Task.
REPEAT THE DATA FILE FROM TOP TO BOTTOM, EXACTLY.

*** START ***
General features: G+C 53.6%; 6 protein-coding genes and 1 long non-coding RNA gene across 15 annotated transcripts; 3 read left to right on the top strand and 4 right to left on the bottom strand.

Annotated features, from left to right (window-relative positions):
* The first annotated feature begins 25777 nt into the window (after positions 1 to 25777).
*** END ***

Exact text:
General features: G+C 53.6%; 6 protein-coding genes and 1 long non-coding RNA gene across 15 annotated transcripts; 3 read left to right on the top strand and 4 right to left on the bottom strand.

Annotated features, from left to right (window-relative positions):
* The first annotated feature begins 25777 nt into the window (after positions 1 to 25777).